Saturday, 12 December 2009


Time to buck the body shell to the new bellywrap and C channel.

Tim's skills are suited to more delicate equipment (he's an excellent sound recordist) but he volunteered to help buck a few rivets; complete with protective headgear (not sure if that's to protect from falling objects or preserve anonymity).

Of course he got the comfy end of the bucking...

... while I got the short straw.

But at least being on the backside, you get to control the crumpling of the rivet's tail. I found the most useful 'bucking bar' was a small heavy piece of Tungsten Steel; despite its size it was enough to absorb most of the blows and crumple the tail nicely. Though where there was more room this combined with the head of a 15lb railwayman's hammer helped save my knuckles.

... you just have to trust the man with the gun isn't putting smiley faces on the heads or the skin.

Luckily he did a perfect job (of course!).

... which is more than can be said of his rivet storage !

The skin fitted pretty snugly against the bellywrap.

But there was just enough room for a bead of Vulkem (or TremPro 636, as its now called - from Vintage Trailer Supplies ) - sticky stuff that gets everywhere !

Vintage Trailer Supplies have recently started to stock solid 5/32 rivets too. They are in a soft aluminium which cuts and bucks easily.

I'd ordered the longer ones and even without proper rivet cutters, found they trim nicely with some sharp snips.

... without leaving a burr or distorting the shank of the rivet.

Choices, choices...

So I had the choice of hard (AD) rivets from Aircraft Spruce or the softer ones from Vintage Trailer Supplies. Having drilled out all of the original rivets I'm pretty sure the original Airstream ones were closer to those from VTS and the some of the harder ones from AS had lettering on their heads.
So the compromise was to use the harder rivets along the ends where the rivets are hidden by the trim strip and the softer ones along the sides where they're more visible.

Outside, where it matters...

... and inside where it doesn't.

You can see the gold colour of the coating on the harder rivets (it polishes off easily). You can also see the wobbly path of Airstream's original rivet line !  While its tempting to drill a straighter line, it seems pointless to make more holes as they'll all be hidden by the trim, so we stuck with the wonky old ones.

And a big thanks also to Kelvin (who works with Pete Ritchie at Vintage American Trailer Co ) for stepping into Tim's shoes and bucking the rest of the rivets - its one of those jobs that really does need good teamwork. I'll catch him on camera next time.

The old gal, looking good and strong enough for at least another 50 years on the road...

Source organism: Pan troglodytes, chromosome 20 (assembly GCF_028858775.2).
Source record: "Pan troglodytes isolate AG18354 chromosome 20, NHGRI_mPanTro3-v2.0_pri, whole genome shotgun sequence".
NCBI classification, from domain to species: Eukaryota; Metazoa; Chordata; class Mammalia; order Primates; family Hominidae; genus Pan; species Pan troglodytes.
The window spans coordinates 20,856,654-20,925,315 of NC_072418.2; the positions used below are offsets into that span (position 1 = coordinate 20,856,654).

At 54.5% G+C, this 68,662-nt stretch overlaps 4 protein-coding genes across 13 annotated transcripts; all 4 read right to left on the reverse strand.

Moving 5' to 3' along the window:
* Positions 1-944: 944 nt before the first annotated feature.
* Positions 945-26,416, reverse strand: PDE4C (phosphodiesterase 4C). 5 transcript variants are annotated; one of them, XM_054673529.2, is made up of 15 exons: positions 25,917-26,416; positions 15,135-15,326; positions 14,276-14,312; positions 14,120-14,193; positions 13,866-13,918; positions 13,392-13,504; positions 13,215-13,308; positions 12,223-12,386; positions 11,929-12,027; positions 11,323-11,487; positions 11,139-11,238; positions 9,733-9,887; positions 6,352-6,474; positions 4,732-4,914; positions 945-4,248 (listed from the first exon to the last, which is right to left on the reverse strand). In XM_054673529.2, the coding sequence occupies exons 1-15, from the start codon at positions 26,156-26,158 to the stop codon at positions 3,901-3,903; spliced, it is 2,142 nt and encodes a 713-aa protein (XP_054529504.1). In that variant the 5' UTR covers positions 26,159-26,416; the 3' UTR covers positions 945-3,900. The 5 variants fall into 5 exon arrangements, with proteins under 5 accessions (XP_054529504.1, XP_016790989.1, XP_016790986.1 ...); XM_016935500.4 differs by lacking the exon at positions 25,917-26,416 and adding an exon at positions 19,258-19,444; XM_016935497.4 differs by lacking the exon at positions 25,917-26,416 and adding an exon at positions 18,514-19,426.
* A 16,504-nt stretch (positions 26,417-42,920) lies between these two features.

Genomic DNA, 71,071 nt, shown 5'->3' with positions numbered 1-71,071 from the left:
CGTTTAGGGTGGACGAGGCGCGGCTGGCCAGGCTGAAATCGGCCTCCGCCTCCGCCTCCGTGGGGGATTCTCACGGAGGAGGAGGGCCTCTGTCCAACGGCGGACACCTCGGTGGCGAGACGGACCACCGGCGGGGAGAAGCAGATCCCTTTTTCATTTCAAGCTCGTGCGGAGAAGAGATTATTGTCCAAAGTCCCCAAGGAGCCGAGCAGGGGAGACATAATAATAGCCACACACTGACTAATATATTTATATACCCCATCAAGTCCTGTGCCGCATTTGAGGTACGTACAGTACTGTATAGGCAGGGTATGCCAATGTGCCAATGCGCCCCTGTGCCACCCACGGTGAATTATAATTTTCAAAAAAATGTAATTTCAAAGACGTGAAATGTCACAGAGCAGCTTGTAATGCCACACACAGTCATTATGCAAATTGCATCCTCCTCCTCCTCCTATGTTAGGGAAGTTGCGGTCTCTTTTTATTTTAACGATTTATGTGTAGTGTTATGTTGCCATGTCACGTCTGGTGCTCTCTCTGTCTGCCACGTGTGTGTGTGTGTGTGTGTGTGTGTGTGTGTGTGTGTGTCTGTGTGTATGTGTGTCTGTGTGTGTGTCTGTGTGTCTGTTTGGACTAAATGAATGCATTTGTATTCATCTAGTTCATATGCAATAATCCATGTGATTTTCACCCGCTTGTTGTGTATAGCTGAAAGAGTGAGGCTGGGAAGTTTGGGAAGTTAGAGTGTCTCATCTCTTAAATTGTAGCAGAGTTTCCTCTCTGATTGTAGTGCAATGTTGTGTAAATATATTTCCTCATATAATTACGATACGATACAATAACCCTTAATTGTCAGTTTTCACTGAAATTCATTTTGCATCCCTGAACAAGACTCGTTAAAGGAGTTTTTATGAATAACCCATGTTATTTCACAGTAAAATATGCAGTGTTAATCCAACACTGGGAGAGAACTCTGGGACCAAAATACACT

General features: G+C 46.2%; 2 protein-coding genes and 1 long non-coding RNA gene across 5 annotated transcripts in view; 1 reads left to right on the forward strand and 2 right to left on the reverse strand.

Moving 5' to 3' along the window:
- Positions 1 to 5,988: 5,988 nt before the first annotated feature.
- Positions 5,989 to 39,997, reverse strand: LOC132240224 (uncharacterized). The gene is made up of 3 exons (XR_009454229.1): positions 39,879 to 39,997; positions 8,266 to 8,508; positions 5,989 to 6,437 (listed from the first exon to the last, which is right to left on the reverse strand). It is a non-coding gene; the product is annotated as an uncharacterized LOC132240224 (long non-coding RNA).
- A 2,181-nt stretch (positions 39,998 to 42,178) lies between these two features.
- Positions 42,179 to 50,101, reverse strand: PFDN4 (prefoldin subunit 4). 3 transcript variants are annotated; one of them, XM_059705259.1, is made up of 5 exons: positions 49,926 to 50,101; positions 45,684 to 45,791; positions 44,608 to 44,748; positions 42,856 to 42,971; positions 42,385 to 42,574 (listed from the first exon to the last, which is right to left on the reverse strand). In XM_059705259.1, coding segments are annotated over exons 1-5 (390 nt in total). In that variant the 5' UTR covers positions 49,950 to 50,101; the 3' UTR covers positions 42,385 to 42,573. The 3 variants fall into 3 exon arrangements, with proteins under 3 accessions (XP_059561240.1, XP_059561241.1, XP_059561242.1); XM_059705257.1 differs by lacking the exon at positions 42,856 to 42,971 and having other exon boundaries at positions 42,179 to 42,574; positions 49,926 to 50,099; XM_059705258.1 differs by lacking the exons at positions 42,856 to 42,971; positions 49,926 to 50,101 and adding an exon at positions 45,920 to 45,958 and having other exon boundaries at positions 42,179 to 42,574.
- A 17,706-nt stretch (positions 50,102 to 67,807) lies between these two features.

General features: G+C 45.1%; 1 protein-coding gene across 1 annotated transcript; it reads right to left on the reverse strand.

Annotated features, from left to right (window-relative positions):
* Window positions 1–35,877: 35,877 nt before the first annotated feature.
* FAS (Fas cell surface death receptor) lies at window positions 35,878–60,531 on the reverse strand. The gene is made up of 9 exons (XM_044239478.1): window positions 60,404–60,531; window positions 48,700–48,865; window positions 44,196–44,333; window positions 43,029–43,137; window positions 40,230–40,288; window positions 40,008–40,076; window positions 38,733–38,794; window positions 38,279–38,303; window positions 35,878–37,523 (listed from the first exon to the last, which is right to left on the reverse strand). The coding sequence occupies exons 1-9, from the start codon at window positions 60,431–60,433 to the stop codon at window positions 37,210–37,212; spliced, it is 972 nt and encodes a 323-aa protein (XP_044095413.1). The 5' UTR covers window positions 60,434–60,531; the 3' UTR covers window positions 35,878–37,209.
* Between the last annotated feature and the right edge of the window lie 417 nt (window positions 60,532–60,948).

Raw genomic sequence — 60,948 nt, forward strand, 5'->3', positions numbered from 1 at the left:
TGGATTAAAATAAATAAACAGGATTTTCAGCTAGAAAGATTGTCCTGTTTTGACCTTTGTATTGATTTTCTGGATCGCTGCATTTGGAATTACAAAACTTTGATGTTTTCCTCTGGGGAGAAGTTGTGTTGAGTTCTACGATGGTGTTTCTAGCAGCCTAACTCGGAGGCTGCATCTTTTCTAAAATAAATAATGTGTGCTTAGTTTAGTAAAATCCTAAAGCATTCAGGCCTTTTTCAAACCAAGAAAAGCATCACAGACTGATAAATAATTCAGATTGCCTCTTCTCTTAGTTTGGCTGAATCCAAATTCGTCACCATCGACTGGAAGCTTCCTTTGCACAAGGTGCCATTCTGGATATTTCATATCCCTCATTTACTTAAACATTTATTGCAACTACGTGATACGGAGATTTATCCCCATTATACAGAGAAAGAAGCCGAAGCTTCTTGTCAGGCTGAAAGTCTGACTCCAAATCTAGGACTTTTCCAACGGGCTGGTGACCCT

Now to begin work on the inside... wiring, insulation and then new Zolatone.

... hurrah !


  1. Have a cold one to celebrate.....

  2. Chris,

    You're making it look like too much fun! The pictures you've posted look like they could be assembled in a "flip-book" and made to move in cinematic motion. Nice to hear you on the VAP recently, also. Remember when you do the electrical to use "220" or "221," whatever it takes!

  3. Actually, maybe a hot toddy would be in order for winter-time across the Pond!

    Nice work, the riveting looks fantastic, and doesn't it feel great to have the lid back on?


  4. Cheers Guys...

    Yes, its great to have her whole again & I'll be working on that Airstream restoration flip-book, and the feature doco will soon follow... !

    I can't say its been easy but it has been fun. Sort of feels like we're on the home straight now and yes, I did have a few celebratory drinks; beers and toddies.

    Festive best to you all and your long-suffering families


    PS On the re-wire front, Steve, not sure what 220 & 221 are (probably lost in translation - tomate'o, tomart'o) but I'm going to use 3 core 'Artic' for the 12V (& the 240V, though there won't be too much of that) - super-tough, super-felxible - and lots of grommetry.

  5. Very, very nice, Chris! She's beautiful!

    Sorry I'm a bit late, just catching up on a month's worth of blog reading today. That has got to be a wonderful thrill to be heading into wiring and systems now. A big congratulations!

  6. Heh... our good friend Dancin Hansen was quoting a fairly old (1983) American comedy movie "Mr. Mom" that featured Michael Keaton as a stay-at-home Dad, quite the novelty in 1983 I suppose.

    At one point in the movie, his character was building a new addition to his house, and when asked by another character if he was going to wire it 110 or 220, his response was, "220... 221... Whatever it takes." ;)

    I'm pretty sure you already know substantially more about electrical wiring than HE did. :)